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My friend just got rid of her hot tub. The person that took it put an outlet where the tub was. He put in a 15 amp GFCI at the outlet but left the 50 amp GFCI breaker in the panel box.

Is this sufficient or trouble waiting to happen?

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This is trouble, but easily solved. Simply swap out the 50 ampere GFCI breaker, for a 15 ampere GFCI breaker.

You'll possibly have to use pigtails to connect to the breaker, as it may not accept the size wire used for the existing circuit.


As "subpanels" seem to be quite popular around here, I'm surprised it hasn't been suggested yet. You could always install a second panel where the tub used to be, then install a 15 or 20 ampere breaker to feed the receptacle.

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    Can you elaborate what the trouble is? The initial setup seems fine to me, assuming the cable up to the outlet is rated for 50A. – jpa May 4 '16 at 6:34
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    @jpa: +1. According to diy.stackexchange.com/q/81251/2815 - the wire from the outlet to a 15A appliance is not protected against overcurrent by a typical GFCI outlet. In the situation described in the question, a fault in an appliance could therefore pull up to 50A through a 15A appliance lead and set fire to it and anything nearby. (P.S. this is why UK plugs are fused) – RedGrittyBrick May 4 '16 at 9:12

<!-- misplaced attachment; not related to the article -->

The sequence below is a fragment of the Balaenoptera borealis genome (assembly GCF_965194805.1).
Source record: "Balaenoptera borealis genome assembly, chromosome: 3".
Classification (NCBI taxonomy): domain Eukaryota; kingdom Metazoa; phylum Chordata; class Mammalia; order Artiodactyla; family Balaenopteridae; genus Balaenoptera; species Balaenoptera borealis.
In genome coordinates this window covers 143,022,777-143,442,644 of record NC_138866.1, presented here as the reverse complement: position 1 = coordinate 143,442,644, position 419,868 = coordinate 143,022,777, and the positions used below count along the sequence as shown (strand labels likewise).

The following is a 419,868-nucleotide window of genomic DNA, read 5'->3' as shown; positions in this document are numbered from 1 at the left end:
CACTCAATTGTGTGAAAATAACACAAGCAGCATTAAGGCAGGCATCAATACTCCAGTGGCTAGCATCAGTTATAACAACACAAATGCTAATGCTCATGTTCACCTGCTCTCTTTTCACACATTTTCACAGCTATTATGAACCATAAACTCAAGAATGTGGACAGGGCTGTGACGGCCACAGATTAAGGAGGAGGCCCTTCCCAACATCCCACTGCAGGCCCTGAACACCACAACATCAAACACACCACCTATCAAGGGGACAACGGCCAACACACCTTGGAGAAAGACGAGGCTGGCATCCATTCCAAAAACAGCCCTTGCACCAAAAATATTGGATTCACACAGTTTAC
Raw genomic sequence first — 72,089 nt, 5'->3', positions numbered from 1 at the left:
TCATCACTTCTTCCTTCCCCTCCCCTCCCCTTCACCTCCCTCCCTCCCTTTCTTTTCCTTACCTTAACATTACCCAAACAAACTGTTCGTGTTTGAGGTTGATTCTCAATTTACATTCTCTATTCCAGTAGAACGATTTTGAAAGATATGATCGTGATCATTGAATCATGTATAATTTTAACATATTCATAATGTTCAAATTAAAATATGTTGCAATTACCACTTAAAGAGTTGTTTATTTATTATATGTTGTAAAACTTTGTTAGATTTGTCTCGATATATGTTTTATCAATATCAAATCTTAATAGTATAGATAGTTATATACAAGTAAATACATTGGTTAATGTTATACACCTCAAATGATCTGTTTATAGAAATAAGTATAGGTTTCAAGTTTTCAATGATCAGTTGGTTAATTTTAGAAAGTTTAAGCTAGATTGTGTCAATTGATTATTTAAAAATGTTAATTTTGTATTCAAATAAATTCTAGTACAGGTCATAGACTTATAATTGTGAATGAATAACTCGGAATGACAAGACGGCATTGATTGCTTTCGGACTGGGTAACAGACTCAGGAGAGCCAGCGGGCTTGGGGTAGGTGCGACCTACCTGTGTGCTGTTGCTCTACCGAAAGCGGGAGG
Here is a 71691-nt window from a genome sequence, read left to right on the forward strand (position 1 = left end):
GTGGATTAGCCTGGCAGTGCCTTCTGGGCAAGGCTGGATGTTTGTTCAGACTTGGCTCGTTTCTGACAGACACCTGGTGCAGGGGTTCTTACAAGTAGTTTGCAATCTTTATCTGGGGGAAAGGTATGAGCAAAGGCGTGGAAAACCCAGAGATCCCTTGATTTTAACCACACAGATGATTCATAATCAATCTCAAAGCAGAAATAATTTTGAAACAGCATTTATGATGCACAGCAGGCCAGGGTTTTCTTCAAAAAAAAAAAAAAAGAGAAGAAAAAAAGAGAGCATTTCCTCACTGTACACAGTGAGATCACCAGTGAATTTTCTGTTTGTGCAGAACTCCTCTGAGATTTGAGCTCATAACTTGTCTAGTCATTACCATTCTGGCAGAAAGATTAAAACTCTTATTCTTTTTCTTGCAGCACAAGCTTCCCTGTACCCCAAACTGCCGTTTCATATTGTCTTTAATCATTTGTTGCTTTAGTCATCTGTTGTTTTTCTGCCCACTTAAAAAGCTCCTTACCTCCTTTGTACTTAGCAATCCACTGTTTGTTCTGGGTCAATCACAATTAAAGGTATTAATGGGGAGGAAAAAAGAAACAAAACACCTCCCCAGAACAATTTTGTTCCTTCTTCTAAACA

• I wasn't sure if the GFCI acted like a breaker or not. Now I know. Thanks! I'll let them know it can still pull 50 amps and can be dangerous. – Leonard May 4 '16 at 10:51
  • I think you -- or really the OP -- should clarify that it's a 50 A breaker, not a GFCI, in the panel. – Carl Witthoft May 4 '16 at 15:33
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    It could be a GFCI breaker. It's safely assumed that it's a breaker of some sort. – isherwood May 4 '16 at 16:09
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You'd also need to change the breaker, because the 50A circuit is probably 240V. You wouldn't want to simply connect those wires to a receptacle, unless it's a NEMA 6 type.

In any case you need to use a 15A breaker (or a 20A breaker if there are 2 or more receptacles, or you use a 20A receptacle which is downward compatible with 15A plugs).

It's possible the hot tub was connected 120/240 with a neutral. If that's the case, you can use one hot and the neutral just fine. In fact, you can re-use the neutral with the other hot, and get 2 full circuits. That's called a multi-wire branch circuit.

  • They'd need to provide a 15A breaker to protect the receptacle though (can't put a receptacle on a tap conductor) – ThreePhaseEel Feb 25 '17 at 3:13

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